¶ 66 Our resolution of the issues means that Flanders will have judgment on the § 1983 claim for the full amount of compensatory damages against the County and the Sheriff. His full recovery against all defendants on one cause of action renders it unnecessary to reach any other issue relating to Flanders' gross negligence claim, including whether the court should have stricken MCSO's share of fault from the judgment on the ground that it was a “non-jural” entity, i.e., one that could not be sued.11
¶ 67 Accordingly, the judgment against the Arpaios is affirmed, including punitive damages. The entry of judgment as a matter of law in favor of the County on the § 1983 claim is reversed, and the case is remanded for entry of judgment for compensatory damages against the County and the Arpaios, jointly and severally.
1. The Sheriff was named individually and in his capacity as chief policy maker for the County's jail system.
2. The Eighth Amendment prohibits “cruel and unusual punishments.” U.S. Const. amend. VIII.
3. The complaint asserted other claims, but at trial the jury was instructed only on these causes of action.
4. However, this threat had been described in the Sheriff's book, “America's Toughest Sheriff,” about which he was questioned at trial.
5. The jury assessed the percentages of fault on the gross negligence claims as follows: Flanders 29%, Maricopa County 8.5%, Sheriff Arpaio 35.5% and MCSO 27%. Defendants later succeeded in eliminating the percentage assessed against MCSO from the judgment on the gross negligence claim on the grounds that MCSO was not a “jural” entity.
6. Defendants moved for judgment as a matter of law at the close of the evidence and again in a post-trial motion. Judgment as a matter of law is appropriate “only if the facts presented in support of a claim have so little probative value that reasonable people could not find for the claimant.” Shoen v. Shoen, 191 Ariz. 64, 65, 952 P.2d 302, 303 (App.1997). In their motion for new trial, defendants similarly argued that the verdict was against the weight of the evidence. They also raise that issue on appeal.
7. The jury was instructed it could find for Flanders only if Flanders proved by a preponderance of the evidence that the Sheriff actually “knew” of the substantial risk of harm to which Flanders was subjected. Because the jury was not instructed that it could infer defendants' knowledge from the pervasiveness of the risk or other circumstantial evidence, as permitted by Farmer, defendants arguably benefitted from a more favorable instruction on this issue than they were entitled to receive.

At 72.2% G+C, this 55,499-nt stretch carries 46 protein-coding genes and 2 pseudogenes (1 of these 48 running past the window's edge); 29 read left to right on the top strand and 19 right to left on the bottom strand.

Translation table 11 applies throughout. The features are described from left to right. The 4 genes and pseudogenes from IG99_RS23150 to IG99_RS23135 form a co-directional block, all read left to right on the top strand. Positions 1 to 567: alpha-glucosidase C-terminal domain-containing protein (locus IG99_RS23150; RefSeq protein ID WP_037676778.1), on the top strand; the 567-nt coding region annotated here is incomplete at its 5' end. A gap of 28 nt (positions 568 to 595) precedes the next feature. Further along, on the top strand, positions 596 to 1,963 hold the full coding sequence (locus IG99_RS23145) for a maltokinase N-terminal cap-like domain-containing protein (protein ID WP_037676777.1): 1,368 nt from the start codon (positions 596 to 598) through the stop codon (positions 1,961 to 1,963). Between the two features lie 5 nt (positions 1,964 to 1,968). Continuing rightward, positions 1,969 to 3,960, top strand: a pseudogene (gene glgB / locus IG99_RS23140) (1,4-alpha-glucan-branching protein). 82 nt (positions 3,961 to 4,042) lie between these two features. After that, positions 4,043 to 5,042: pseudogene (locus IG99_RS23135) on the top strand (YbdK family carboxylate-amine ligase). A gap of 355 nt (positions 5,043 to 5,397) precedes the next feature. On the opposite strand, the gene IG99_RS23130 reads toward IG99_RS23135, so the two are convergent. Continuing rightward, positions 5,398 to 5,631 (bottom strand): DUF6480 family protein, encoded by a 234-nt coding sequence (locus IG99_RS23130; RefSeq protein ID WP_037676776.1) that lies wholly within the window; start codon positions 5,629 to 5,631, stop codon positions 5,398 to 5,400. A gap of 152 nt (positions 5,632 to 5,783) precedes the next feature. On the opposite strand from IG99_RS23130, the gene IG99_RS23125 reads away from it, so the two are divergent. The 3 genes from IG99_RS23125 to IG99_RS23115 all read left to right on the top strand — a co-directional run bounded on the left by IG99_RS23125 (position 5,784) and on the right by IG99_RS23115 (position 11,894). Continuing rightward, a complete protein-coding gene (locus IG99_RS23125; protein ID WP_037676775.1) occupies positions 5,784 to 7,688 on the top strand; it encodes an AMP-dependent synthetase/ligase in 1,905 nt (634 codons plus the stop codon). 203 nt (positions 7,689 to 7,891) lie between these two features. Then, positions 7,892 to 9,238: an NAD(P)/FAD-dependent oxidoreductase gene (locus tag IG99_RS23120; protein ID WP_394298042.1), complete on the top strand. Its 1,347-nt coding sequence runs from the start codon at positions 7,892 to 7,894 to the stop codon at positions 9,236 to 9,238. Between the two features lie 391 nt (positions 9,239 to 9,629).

8. The superior court also declined to reduce or set aside the punitive damages verdict or to grant a new trial based upon the same arguments defendants assert here. We recognize the trial judge's “special perspective” of the relationship between the evidence and the verdict which cannot be recreated by a reviewing court from the printed record. Hutcherson, 192 Ariz. at 53, ¶ 12, 961 P.2d at 451.
9. Whether a particular official has “final policymaking authority” is a matter of state law. McMillian v. Monroe County, 520 U.S. 781, 786, 117 S.Ct. 1734, 138 L.Ed.2d 1 (1997).
10. Waiver aside, qualified immunity does not protect an official who violates “clearly established” constitutional rights of which a reasonable official would have known. Hunter, 502 U.S. at 227, 112 S.Ct. 534. The constitutional right to conditions of confinement without substantial risk to life and limb was clearly established and indeed the jury was instructed, without objection by the Sheriff, that it was “settled” that conditions of confinement are subject to constitutional scrutiny. The standard for what is “clearly established” is objective-i.e., the standard of a reasonable official-and the question is one of law. State v.Super. Ct. (Donaldson ), 185 Ariz. 47, 49-50, 912 P.2d 51, 53-54 (App.1996). The Sheriff neither contended that confining inmates under perilous conditions was constitutionally permissible or that he reasonably believed it was permissible.In addition, the defense of qualified immunity would not have protected the County from liability under § 1983. Brandon, 469 U.S. at 472-73, 105 S.Ct. 873.
11. We urge counsel to resolve questions of proper parties and “jural” entities at the outset of a case rather than after the verdict.
CONCURRING: JOHN C. GEMMILL, Presiding Judge, and JAMES B. SULT, Judge.